I hope this helps clarify my position. I had thought I was fairly clear in the debate with Gene, but it seems that apologists like Gene are much more interested in trying to trip up their opponent up before gaining an understanding of their opponents position.

Justin said...

And to Mike,

DU does not define morality by what thwarts the least number of desires. DU does not require us to count up desires thwarted v desires fulfilled. It simply says that a desire that 'tends' to fulfill is worth promoting etc.

A note on the codes assumptions.
1. What do we mean when we use words like 'should'? This is an elusive term that demands some mutual understanding. When use words like 'aught' or 'should' I am essentially saying...

'I have reasons to do X'

Now, this is a hypothetical imperative. It does not necessitate morality. If I wanted to go to Vegas, I SHOULD drive west. This is not a moral claim. Terms like Should or Aught are not strictly moral terms. So, you are asking why do we 'Have reasons to' think of moral terms this way? I think it is pretty apparent that having a grasp of the tendency of desires and their relationships between each-other is very beneficial and so it gives all of us strong reasons to think in this way.

2. The theory assumes that we 'should' live consistently with our desires.
This is not an assumption, it follows by the very nature of desires, which are propositional attitudes.


Is this a consensus or a Majority rule morality?
No. the tendedency that a particular desire has on other desires is not up to majority vote or even up to wether anybody is aware of its tendency. I can think of a possible world where nobody is aware that the desire to rape is a desire-thwarting desire, but this in no way acts as a defeater. It just gives us good reason to talk about morality openly, debate it vigorously and follow the research where it leads.


Why isn't morality just do what you want to do regardless of the consequences?
Well, any theory looking to account for morality needs to be able to capture what people generally mean when they use moral terms. This is an option for anybody who wants it, but you will be hard-pressed to find anybody who will take such a trade of semantics to be of any use in conversation.

Essentially, people have never thought that this kind of thinking was deserving of a 'moral' status. You may choose not to call my system a system of 'morality', you may choose to call it 'A system that seeks the promotion of contentment and fulfillment among conscious creatures by showing them what can be done by promoting certain desires, and condemning others' You don't have to call that morality, but I do. Its no real sweat of the non-theist's back. The propositions are still true and stop short of positing unfounded entities to make sense of moral discourse.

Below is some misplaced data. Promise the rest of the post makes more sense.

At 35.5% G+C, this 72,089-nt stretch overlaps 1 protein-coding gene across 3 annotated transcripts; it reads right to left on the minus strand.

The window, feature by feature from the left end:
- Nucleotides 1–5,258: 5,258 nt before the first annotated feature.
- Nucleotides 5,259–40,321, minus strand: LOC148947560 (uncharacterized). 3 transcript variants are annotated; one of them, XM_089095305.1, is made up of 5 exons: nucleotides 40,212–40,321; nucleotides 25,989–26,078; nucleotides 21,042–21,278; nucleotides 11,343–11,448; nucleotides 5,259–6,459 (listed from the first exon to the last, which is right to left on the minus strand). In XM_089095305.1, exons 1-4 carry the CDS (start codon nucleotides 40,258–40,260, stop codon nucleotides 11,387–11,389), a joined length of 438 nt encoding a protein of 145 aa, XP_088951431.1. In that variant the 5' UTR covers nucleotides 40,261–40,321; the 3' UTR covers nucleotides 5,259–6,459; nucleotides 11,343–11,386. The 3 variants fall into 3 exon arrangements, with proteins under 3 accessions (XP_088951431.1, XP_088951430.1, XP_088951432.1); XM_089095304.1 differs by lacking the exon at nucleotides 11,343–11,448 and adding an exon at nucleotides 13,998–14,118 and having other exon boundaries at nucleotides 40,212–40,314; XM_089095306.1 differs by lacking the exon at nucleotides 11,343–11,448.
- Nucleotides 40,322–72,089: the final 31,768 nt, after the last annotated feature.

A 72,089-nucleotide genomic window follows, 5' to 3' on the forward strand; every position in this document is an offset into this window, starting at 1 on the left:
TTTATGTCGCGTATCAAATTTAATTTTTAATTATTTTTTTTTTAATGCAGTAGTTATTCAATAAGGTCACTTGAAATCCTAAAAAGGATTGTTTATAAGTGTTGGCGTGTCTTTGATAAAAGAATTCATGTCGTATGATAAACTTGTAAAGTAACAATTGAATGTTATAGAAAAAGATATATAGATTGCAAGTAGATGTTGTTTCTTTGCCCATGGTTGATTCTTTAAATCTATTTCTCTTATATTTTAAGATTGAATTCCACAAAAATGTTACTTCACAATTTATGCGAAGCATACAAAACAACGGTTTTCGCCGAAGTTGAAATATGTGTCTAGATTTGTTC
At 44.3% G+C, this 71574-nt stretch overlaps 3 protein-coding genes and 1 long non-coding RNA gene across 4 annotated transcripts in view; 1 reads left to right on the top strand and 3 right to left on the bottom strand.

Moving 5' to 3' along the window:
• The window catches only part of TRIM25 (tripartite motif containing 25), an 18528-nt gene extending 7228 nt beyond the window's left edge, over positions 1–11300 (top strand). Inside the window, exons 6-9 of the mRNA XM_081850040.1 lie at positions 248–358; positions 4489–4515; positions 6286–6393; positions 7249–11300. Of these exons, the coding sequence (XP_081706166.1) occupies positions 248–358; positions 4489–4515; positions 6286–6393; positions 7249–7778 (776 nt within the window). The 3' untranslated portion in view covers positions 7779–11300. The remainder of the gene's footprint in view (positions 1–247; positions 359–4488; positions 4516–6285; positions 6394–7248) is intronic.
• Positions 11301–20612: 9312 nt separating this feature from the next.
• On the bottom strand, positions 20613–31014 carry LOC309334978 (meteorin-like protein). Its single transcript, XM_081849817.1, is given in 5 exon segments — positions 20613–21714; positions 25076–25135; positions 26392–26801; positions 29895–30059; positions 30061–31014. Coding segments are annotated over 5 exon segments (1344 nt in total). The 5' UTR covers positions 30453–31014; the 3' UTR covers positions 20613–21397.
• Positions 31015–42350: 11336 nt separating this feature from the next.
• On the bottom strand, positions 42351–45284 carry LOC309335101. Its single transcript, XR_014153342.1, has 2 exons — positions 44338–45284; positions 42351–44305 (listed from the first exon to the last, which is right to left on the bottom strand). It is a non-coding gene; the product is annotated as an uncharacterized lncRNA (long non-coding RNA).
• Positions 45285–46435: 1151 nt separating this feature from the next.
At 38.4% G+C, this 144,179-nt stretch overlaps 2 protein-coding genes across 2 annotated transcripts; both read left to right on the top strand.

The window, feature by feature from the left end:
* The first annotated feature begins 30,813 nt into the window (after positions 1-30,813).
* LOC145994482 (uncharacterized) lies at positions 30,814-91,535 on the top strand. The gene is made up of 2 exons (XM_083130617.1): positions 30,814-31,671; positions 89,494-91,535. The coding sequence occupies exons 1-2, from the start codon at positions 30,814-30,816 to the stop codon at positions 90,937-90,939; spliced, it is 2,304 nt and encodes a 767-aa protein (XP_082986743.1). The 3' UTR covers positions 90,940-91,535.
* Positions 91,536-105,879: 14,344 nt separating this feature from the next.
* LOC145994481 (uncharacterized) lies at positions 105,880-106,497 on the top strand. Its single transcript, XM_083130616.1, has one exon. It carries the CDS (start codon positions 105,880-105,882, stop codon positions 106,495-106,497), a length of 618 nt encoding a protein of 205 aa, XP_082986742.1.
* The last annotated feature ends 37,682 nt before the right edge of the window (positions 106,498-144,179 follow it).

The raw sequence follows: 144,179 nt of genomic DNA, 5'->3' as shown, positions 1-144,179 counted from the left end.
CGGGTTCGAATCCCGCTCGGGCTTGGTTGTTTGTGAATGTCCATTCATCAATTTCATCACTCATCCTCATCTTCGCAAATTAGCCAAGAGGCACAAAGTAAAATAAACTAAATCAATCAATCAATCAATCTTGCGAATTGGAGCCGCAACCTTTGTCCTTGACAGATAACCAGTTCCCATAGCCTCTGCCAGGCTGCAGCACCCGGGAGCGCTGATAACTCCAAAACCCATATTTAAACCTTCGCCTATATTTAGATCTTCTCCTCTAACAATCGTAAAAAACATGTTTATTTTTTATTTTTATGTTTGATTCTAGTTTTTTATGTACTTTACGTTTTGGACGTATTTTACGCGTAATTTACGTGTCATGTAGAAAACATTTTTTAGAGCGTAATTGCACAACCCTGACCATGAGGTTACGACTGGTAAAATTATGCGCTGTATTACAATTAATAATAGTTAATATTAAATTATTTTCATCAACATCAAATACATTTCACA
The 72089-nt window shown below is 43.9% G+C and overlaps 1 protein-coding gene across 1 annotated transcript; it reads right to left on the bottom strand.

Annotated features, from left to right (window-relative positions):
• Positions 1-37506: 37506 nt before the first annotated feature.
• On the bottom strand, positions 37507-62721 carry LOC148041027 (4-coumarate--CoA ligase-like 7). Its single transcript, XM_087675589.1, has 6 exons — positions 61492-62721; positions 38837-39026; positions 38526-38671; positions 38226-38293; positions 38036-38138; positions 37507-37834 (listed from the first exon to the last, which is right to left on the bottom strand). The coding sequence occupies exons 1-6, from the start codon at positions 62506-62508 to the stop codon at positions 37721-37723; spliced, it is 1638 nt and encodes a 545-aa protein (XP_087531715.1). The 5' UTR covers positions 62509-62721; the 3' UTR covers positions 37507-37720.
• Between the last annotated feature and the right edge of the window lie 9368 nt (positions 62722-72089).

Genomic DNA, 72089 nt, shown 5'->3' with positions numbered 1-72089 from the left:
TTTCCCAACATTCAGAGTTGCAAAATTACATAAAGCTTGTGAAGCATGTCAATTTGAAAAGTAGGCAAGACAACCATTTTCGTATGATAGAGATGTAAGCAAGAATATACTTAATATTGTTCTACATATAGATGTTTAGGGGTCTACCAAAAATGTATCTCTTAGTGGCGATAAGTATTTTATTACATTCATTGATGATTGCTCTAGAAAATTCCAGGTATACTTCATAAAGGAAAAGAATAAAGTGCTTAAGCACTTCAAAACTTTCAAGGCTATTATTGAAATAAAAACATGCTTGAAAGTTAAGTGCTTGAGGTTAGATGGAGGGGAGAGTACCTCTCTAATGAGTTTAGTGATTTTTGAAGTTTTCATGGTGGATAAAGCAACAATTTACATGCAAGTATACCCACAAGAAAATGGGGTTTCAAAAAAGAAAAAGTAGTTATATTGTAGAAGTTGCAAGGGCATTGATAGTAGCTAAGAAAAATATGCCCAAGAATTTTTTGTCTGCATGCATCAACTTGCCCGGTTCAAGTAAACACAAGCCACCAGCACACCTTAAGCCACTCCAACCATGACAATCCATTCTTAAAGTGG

These kinds of questions are a bit more difficult for the divine-command theorist to navigate.

Mike Felker said...

Hey Justin,

I appreciate your taking the time to listen to the apologetics315 interview, even though the subject may or may not have been up your alley. But regardless, i'm glad you stopped by and was able to clarify your position.

I did listen to several interviews with Alonzo Fyfe, but this was a while back. Before I comment any further or write any future blogs on this topic, i'd probably want to listen to some more of those podcast. This seems to be an easy to misunderstand position and so I wouldn't want to comment further and do that very thing.

So I apologize if I mischaracterized DU and I appreciate your taking the time to correct any of these misunderstandings.

Just an idea: call Greg Koukl on his "Stand to Reason" radio show. He is a trained philosopher and would probably be willing to have a fair and fruitful interaction with you. Check his show out and consider calling if you haven't already. I'd like to see DU publicly contrasted a bit more to see how well it can stand up to scrutiny.

Justin said...

Mike, you are right. It is a very strange version of utilitarianism that it almost seems more helpful to drop the name.

I have had Greg Koukl on my podcast 'Yahweh or Myweh' but we did not talk much on morality mainly because of time constraints. I do hope to call into his show sometime or have him on again.

Mike Felker said...

Justin,

I didn't even know you had a podcast. And I can see that you are having discussions with theists, so you can definitely count me in as a subscriber; especially if you've had one of my favorite apologists on!

Justin said...

Mr. Koukl was one of the most pleasant popular apologists I have ever had the pleasure of talking to.